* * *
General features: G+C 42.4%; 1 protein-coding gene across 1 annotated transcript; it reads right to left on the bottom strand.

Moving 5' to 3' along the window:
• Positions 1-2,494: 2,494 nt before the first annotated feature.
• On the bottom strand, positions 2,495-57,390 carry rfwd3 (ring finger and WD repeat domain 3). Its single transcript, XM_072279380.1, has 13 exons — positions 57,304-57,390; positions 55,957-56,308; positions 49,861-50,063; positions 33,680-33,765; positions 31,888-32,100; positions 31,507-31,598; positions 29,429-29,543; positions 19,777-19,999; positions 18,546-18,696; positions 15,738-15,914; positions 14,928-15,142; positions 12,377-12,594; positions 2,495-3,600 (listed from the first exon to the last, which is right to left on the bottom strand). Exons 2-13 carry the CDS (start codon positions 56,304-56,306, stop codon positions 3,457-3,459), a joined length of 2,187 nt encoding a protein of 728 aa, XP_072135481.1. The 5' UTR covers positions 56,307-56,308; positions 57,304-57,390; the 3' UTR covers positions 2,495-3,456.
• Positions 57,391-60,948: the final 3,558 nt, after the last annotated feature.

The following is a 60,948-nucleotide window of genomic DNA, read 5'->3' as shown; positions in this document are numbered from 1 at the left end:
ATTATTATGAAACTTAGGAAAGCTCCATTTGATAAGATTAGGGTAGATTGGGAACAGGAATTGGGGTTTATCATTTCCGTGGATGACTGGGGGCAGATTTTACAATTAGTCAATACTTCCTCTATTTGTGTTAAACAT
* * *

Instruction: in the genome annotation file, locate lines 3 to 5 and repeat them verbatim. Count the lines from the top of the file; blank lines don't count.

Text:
• Positions 1-2,494: 2,494 nt before the first annotated feature.
• On the bottom strand, positions 2,495-57,390 carry rfwd3 (ring finger and WD repeat domain 3). Its single transcript, XM_072279380.1, has 13 exons — positions 57,304-57,390; positions 55,957-56,308; positions 49,861-50,063; positions 33,680-33,765; positions 31,888-32,100; positions 31,507-31,598; positions 29,429-29,543; positions 19,777-19,999; positions 18,546-18,696; positions 15,738-15,914; positions 14,928-15,142; positions 12,377-12,594; positions 2,495-3,600 (listed from the first exon to the last, which is right to left on the bottom strand). Exons 2-13 carry the CDS (start codon positions 56,304-56,306, stop codon positions 3,457-3,459), a joined length of 2,187 nt encoding a protein of 728 aa, XP_072135481.1. The 5' UTR covers positions 56,307-56,308; positions 57,304-57,390; the 3' UTR covers positions 2,495-3,456.
• Positions 57,391-60,948: the final 3,558 nt, after the last annotated feature.